In Terms of Media: Satellites

This article originally appeared in Issue# 3

Transmitters in the Sky

This past October marked the twentieth anniversary of Sputnik, the tiny Russian satellite that launched the whole world into the space age. Since that time over 10,000 satellites and space probes have been rocketed from earth, many of which continue to circle the globe providing meteorological information, scientific observations and a growing opportunity to communicate instantaneously with almost every part of the world.

A communication satellite can be defined as a space platform on which are mounted a complex of earth-oriented antennas which serve as "transmitters in the sky." At 22.500 miles above the earth, it takes only three satellites above the equator to relay signals around the entire curved surface of the earth. At that height satellites are said to be in geostationary orbit, i.e. they revolve at a rate that always keeps them above the same spot on earth. Thus 'fixed," they are perfect links in a worldwide communications system.

Remember "Early Bird?" That was one of the first international communications satellites. It could relay up to 240 telephone calls in both directions simultaneously. Now, 12 years later, RCA's SATCOM II is made up of 24 transponders, each able to handle 3000 telephone conversations! In the future, technicians on board the space shuttle will be able to build, in space, giant satellites that will allow for fantastic new developments in the exchange and sharing of information by humankind.

Generally the smaller the satellite in the sky, the larger the earth station needed to transmit or receive the signal. (In satellite jargon, the signal transmitted from earth is the uplink; the signal transmitted from the satellite is the downlink. Similarly the larger and lore powerful the satellite in space, the smaller the dish needed on earth to receive the signal. In contrast to the 100 foot, 350-ton dishes needed for the small satellites today, technicians are envisioning portable two-or-three-foot earth stations that could enable every home, school or office to receive direct television signals from homes, schools or offices across the country... or around the world. The day of the Dick Tracy two-way radio wristwatch would soon follow!

But what else can satellites do NOW besides provide 'live via satellite TV coverage of news, sports or disasters? Well, satellites are marvelous ways to close the distance-gap between rural parts of the world that do not even have land links (cables or ground transmitters) to the rest of the world. In the U.S., the Application Technology Satellites have been used to link up paramedics in remote Eskimo villages with medical specialists at the University of Alaska and to provide in-service teacher training courses for reaching teachers throughout Appalachia. More than just televising lectures one-way the satellite program provides the capability for live interaction seminars between participants at several sites. Such satellite teleconferences may soon be cheaper than the cost of transportation now necessary for bringing conferees together. For other uses, computers can be linked through satellites to provide instant exchange of information by libraries, research organizations or businesses.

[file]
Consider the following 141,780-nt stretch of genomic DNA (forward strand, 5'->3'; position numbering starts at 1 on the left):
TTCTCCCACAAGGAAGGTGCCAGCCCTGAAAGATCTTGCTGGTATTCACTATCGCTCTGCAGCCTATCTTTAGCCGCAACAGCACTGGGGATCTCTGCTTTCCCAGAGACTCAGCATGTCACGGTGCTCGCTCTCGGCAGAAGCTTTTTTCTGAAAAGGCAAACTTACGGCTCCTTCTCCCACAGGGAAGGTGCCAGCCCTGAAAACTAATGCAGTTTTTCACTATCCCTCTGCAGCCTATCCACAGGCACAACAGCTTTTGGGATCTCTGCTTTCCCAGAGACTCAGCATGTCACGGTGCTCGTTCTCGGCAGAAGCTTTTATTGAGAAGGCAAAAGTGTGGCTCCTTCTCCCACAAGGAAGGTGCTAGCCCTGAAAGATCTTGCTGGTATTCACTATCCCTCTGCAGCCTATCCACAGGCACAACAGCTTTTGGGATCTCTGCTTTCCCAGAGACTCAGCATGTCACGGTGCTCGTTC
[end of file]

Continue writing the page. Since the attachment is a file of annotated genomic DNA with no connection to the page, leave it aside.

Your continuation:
While business has begun to utilize satellites to cut costs (and increase profit) there is a growing interest by religious and human service groups. The National Women's Agenda has recently proposed a national feminist news service, long-distance document transmission, and a Washington "hotline" on legislation affecting women, all, of course, possible by satellite. And the National Council of Churches has suggested that religious uses of satellites might include continuing education programs for clergy, a national data bank of church records (baptisms, marriages), interconnection of seminary libraries or international disaster relief coordination.